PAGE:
PURPOSE: Compare the postprandial response following: 1) rest, 2) high-intensity interval running (HIIR), and 3) Tabata. METHODS: Recreationally active males (n = 7; age = 24.3 ± 4.8 yrs; body mass = 86.9 ± 20.1 kg; body fat% = 23.6 ± 6.2) performed each of the 3 bouts (in a randomized order) on 3 separate mornings with at least 7 days in between each bout. All participants were fasted for 10 hours prior to each bout. Rest was sitting for 25 minutes. Tabata was 25 minutes of repeated cycles of body calisthenics at maximal effort for 20 seconds followed with 10 seconds of rest. HIIR was performed the same as Tabata except the mode of exercise was treadmill running. Heart rate (HR) was monitored during both exercise bouts. The energy expenditure (kcal) from each exercise bout was estimated using the exercise HR and a regression equation. Thirty minutes following the completion of each bout, participants ingested a 75g oral glucose solution (OGS). At 2 hours following each bout, a high-fat meal (HFM) was ingested. Blood samples were acquired just prior to each bout and at 0, 0.5, 1, 2, 4, and 6 hours following the OGS. Postprandial blood samples were analyzed for glucose, insulin, and triglyceride (TG) concentration. The postprandial response was quantified via the incremental area under the curve (AUCI) using the trapezoidal method. Significant differences (p<.05) in the postprandial response between the 3 bouts were determined using a one-way, repeated measures ANOVA and Bonferroni post-hoc test. RESULTS: Average HR (bpm) during Tabata (167.6±7.1) was significantly lower (p=.04, ES= -.49) compared to HIIR (171.4±8.2). Energy expenditure was similar during Tabata (384.4 ± 35.5 kcal) and HIIR (404.5 ± 42.9 kcal) (p=.06, ES=.51). No statistically significant difference was found in the TG AUCI between rest (175.7 ± 102.6 mg· dl-1· 6hr-1) and Tabata (161.5 ± 86.8 mg· dl-1· 6hr-1) (p = .73, ES = .14) or between rest and HIIR (126.7 ± 74.6 mg· dl-1· 6hr-1) (p = .14, ES = .48). No statistically significant difference was found in the glucose AUCI between rest (80.8 ± 61.7 mg· dl-1· 6hr-1) and Tabata (41 ± 48.3 mg· dl-1· 6hr-1) (p = .29, ES = .65) or between rest and HIIR (51 ± 32.1 mg· dl-1· 6hr-1) (p = .13, ES = .48). No statistically significant difference was found in the insulin AUCI between rest (126.8 ± 55.8 µIU-1· ml∙6hr-1) and Tabata (74.5 ± 50 µIU-1· ml∙6hr-1) (p = .07, ES = .94) or between rest and HIIR (75.5 ± 33.3 µIU-1· ml∙6hr-1) (p = .13, ES = .92). CONCLUSION: Neither exercise regimen significantly reduced the postprandial TG response. The inability of either exercise bout to lower the TG response might be due to the consumption of the oral glucose solution post-exercise resulting in partial replacement of the expended energy. Previous studies have reported that partial or complete replacement of expended energy inhibits the ability of the exercise to lower the postprandial TG concentration. Despite no statistical difference, the postprandial glucose and insulin response following the exercise bouts might have been meaningful. HIIR lowered the glucose response in 6 of 7 participants by 3.5 to 71.7%. Tabata lowered the glucose response in 5 of 7 participants by 27.1 to 92.9%. HIIR lowered the insulin response in 5 of 7 participants by 10.9 to 77%. Tabata lowered the insulin response in 5 of 7 participants by 36.6 to 77.9%. The small sample size used in this study might also explain why no statistical difference was found. Previous studies evaluating Tabata-like exercises with a larger sample size have reported conflicting postprandial results. Using a larger sample size in the current study might have clarified the effectiveness of the exercises.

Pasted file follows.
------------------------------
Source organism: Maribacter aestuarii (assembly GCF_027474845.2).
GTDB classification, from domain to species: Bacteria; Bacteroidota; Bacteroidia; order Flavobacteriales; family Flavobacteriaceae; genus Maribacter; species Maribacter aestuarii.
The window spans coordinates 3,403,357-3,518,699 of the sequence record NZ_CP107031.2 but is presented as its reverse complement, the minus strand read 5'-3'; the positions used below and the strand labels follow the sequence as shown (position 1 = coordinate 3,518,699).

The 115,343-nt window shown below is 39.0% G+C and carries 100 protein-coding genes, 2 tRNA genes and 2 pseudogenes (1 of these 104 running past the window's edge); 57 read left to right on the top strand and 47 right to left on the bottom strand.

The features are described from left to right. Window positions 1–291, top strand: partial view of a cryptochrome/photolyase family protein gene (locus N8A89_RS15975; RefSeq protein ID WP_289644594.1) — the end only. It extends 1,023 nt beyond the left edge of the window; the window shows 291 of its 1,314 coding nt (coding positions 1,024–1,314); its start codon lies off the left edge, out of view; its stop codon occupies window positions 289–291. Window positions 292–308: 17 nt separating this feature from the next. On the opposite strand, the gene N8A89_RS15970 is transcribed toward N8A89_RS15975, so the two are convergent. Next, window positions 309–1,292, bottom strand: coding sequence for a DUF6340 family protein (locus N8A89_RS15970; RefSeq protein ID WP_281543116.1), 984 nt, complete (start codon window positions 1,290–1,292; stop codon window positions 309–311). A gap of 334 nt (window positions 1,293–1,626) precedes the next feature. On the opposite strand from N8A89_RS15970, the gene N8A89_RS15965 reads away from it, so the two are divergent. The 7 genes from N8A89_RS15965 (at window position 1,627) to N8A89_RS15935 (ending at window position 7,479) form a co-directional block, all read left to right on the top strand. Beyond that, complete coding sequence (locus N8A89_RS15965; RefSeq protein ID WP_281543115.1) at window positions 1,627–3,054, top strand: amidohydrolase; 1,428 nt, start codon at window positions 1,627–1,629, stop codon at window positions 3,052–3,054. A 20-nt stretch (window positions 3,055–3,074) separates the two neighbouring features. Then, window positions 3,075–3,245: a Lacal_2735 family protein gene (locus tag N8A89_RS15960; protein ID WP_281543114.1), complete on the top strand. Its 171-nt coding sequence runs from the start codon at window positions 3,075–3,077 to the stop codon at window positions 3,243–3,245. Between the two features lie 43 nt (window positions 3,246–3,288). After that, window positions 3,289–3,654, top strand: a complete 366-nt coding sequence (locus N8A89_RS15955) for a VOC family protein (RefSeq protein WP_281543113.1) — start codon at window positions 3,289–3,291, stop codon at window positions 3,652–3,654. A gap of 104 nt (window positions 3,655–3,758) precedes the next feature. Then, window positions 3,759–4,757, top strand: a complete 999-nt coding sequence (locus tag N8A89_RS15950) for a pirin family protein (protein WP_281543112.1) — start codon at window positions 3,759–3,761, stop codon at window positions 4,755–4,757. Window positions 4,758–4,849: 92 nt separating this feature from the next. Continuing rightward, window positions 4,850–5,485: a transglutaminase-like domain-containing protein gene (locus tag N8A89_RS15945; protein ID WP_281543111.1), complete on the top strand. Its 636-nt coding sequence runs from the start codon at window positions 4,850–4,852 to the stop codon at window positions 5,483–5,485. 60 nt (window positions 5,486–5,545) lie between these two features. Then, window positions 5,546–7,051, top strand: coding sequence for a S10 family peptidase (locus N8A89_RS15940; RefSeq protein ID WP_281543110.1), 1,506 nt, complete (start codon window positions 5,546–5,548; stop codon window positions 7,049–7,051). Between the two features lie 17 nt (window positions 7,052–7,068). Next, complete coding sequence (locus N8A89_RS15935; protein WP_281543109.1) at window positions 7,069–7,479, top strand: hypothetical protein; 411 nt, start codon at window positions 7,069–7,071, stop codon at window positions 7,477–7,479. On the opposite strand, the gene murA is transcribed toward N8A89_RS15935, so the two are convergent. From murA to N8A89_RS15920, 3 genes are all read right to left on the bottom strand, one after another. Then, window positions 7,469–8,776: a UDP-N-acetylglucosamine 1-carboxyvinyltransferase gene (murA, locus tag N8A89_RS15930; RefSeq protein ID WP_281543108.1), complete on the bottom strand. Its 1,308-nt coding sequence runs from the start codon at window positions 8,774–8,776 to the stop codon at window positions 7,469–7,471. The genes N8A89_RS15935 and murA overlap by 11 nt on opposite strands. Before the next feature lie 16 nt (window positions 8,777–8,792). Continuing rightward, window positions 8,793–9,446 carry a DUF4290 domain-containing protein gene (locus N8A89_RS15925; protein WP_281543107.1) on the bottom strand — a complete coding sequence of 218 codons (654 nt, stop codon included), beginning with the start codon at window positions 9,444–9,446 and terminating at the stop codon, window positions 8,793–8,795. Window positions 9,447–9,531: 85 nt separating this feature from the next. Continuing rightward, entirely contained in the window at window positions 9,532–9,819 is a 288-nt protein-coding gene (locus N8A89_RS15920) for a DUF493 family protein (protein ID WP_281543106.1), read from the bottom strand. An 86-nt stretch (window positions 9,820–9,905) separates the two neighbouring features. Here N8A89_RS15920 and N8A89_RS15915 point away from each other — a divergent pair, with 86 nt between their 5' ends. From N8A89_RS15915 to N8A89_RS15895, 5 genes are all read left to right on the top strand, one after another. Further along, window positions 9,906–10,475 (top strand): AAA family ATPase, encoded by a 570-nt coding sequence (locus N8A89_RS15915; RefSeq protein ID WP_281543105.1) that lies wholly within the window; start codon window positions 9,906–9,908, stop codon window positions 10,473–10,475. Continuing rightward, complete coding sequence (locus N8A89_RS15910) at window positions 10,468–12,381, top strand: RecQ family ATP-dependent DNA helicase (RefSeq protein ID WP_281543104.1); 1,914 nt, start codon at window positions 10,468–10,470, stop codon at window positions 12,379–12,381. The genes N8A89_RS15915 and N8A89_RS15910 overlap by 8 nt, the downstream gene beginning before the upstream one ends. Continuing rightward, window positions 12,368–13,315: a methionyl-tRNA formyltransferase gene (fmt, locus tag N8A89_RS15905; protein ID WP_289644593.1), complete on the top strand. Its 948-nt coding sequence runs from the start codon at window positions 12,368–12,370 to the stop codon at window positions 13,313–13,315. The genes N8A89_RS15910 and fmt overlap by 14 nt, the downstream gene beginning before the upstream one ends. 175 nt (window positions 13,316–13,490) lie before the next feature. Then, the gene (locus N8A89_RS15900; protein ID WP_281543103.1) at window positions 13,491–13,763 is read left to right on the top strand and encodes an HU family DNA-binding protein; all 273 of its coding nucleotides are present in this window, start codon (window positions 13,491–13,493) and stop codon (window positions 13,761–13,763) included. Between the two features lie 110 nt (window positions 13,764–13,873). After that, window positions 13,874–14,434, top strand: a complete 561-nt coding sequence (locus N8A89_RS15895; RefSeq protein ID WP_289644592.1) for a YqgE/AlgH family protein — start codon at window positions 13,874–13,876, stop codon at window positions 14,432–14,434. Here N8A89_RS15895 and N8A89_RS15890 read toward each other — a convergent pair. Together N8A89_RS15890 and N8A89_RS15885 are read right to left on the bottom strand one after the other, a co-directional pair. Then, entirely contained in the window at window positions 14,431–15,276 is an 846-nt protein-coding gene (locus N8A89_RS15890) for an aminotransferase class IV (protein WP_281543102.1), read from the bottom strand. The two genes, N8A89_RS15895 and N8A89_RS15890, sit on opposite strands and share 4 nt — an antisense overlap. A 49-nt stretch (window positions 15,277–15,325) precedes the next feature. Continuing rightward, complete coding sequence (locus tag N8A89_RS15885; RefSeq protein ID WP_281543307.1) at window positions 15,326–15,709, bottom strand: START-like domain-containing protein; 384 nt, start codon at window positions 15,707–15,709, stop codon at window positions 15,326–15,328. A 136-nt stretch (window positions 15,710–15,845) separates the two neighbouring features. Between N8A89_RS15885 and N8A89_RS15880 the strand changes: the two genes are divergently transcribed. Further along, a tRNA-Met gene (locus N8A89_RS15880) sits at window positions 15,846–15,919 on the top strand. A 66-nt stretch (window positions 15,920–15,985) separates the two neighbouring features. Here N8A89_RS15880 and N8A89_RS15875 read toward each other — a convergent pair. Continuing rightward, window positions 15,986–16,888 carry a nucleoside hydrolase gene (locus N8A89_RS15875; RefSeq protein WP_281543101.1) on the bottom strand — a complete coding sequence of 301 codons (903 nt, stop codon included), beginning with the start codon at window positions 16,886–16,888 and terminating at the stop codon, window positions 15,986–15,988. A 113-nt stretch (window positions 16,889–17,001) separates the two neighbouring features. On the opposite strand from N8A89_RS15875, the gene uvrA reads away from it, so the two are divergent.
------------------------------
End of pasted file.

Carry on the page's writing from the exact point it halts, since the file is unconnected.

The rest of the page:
Alvara, Alexander R.; Buckley, David J.; and Rowe, James R.
"A Comparison of High-Intensity Interval Running and TABATA on Postprandial Metabolism: A Pilot Analysis,"
International Journal of Exercise Science: Conference Proceedings: Vol. 2:
13, Article 56.
Available at: https://digitalcommons.wku.edu/ijesab/vol2/iss13/56